Population Care

What to know about gender-affirming care for younger patients

Timothy M. Smith , Contributing News Writer

Physicians have an obligation to care for all patients equitably, but the ethics of caring for pediatric LGBTQ+ patients can be challenging to navigate, especially for physicians in training. For starters, how does one define gender-affirming care? And what are physicians legally required to do when caring for youth seeking transgender medical treatments?

LGBTQ+ patient care essentials

Education from Howard Brown Health empowers health care professionals to provide affirming primary care for LGBTQ+ people.

An education session, “Issues of ethical importance: Health care for pediatric LGBTQ+ patients,” was recorded for the November 2021 AMA Section Meetings and provides some answers to these questions.



“Gender-affirmative care,” also called gender-affirming care, “is a model of care and an approach to the patients and families that we work with,” said Jason Rafferty, MD, MPH, a child psychiatrist and pediatrician at Hasbro Children’s Hospital, in Providence, Rhode Island. “It’s not necessarily a protocol. It's not guided steps.”

More than anything, it’s about supporting patients as they seek medical affirmation, as well as social and even legal affirmation. “There's a number of different ways that we can intervene to help support and help you in terms of presenting your true, authentic self from a physical and emotional perspective,” Dr. Rafferty said.

According to Aron C. Janssen, MD, “gender-affirming care is patient-led,” noting that there's no single, objective outcome for somebody seeking a sense of identity.

“Being trans, being cis, being gender nonbinary, being anywhere on the spectrum of identity—is just as good as anywhere else. It's not our job to dictate how people should be developing, but to understand and be with them as they are exploring their sense of self throughout this process,” said Dr. Janssen, vice chair of clinical affairs in the Pritzker Department of Psychiatry and Behavioral Health at the Ann & Robert H. Lurie Children’s Hospital of Chicago.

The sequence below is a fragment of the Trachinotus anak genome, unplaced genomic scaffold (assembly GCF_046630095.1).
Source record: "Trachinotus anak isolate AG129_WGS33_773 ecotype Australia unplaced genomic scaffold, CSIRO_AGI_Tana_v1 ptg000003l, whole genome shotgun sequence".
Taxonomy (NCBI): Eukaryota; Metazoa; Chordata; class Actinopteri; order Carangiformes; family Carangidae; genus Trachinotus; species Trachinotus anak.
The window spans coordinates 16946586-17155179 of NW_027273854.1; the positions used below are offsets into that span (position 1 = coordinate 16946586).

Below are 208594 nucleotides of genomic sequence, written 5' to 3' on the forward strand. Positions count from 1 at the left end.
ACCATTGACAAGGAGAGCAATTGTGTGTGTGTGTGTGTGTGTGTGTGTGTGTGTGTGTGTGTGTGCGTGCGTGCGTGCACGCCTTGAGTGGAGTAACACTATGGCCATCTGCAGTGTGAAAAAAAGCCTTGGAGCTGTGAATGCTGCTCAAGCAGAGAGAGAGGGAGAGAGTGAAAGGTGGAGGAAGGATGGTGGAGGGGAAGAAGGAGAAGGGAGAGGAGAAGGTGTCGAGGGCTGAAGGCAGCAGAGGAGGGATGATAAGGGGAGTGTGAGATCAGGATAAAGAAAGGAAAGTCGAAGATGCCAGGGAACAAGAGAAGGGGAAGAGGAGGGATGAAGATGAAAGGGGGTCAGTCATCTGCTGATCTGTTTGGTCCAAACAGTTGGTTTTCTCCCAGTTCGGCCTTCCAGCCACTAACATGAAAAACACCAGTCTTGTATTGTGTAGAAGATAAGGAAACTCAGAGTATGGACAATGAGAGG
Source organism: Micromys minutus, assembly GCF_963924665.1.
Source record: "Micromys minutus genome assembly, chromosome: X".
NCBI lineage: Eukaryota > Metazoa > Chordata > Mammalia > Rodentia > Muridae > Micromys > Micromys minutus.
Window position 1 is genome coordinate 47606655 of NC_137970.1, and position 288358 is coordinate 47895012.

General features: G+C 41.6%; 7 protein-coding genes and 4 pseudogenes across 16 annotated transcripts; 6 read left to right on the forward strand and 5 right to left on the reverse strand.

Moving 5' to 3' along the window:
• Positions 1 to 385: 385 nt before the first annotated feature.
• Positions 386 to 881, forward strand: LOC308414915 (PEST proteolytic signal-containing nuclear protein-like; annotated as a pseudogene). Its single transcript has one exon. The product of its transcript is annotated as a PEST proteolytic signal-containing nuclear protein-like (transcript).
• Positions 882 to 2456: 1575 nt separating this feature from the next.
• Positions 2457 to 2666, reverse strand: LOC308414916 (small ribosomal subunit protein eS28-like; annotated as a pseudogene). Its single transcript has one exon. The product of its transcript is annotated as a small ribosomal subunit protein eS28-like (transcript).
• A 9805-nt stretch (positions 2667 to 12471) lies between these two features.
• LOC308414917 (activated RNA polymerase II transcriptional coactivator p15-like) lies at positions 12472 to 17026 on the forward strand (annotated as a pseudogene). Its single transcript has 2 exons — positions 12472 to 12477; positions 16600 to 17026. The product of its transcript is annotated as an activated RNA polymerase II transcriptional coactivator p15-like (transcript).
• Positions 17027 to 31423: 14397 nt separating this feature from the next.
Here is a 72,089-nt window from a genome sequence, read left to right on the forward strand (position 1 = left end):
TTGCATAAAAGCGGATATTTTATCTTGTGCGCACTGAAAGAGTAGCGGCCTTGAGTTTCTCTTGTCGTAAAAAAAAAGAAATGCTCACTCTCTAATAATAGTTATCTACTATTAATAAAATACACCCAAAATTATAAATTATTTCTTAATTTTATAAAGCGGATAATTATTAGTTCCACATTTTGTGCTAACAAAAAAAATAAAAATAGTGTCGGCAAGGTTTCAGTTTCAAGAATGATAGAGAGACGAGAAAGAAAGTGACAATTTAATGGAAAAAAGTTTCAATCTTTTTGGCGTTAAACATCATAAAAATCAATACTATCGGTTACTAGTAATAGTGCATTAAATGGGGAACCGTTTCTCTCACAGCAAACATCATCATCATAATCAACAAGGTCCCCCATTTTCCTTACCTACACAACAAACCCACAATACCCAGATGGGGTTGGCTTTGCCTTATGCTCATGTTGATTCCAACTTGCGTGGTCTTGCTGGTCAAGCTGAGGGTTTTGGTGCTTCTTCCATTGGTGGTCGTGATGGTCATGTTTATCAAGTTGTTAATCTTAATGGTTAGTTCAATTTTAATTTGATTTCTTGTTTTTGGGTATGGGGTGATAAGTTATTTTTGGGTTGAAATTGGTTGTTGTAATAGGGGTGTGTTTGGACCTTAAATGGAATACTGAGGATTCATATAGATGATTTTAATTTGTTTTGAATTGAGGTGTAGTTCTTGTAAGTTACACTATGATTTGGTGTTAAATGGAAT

The AMA has collaborated with the Fenway Institute to create CME modules on topics related to care for patients who are lesbian, gay, bisexual, transgender, queer, intersex, asexual and all sexual and gender minorities.

The resources are part of the AMA Ed Hub™, an online learning platform that brings together high-quality CME, maintenance of certification, and educational content from trusted sources, all in one place—with activities relevant to you, automated credit tracking and reporting for some states and specialty boards.    Learn more about AMA CME accreditation.

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“Another framework that we often bring to it is narrative ethics,” Dr. Rafferty said. This requires listening to the patient’s story and then teasing out a system of values, desires and goals for treatment. The key, though, is to encourage and empower the patient to take the lead through “a process of authoring and interpretation and translation.”

One of the goals is to foster autonomy, but this has to be done in a developmentally informed way, keeping in mind where the child is physically and cognitively.

“It's important to understand some kids may be more concrete; some kids may be more abstract,” Dr. Rafferty said. “Kids may be coming at this from different cognitive angles or understandings or capacities.”

Learn more about the Advisory Committee on LGBTQ Issues, which highlights LGBTQ news and topics related to patients and physicians.

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Access to gender-affirming care is endangered by legislative efforts to interfere with the delivery of that care, Dr. Janssen said, adding that “almost half the states in this country are in the process of enacting legislation that will bar care for transgender youth.”

The AMA recently urged governors to oppose state legislation that would prohibit medically necessary gender transition-related care for minor patients.

Parents are the keystone in the patient-physician relationship, Dr. Rafferty said.

“The situations that I feel the worst about are the ones when a parent says, ‘Well, I'm going to back off and not be involved because I feel like no one's listening to me. I feel like my opinion doesn't matter,’” Dr. Rafferty said. “I really feel in those situations like you've lost such a valuable opportunity for input and perspective.”

Learn more about why anti-transgender bills are a dangerous intrusion on medicine.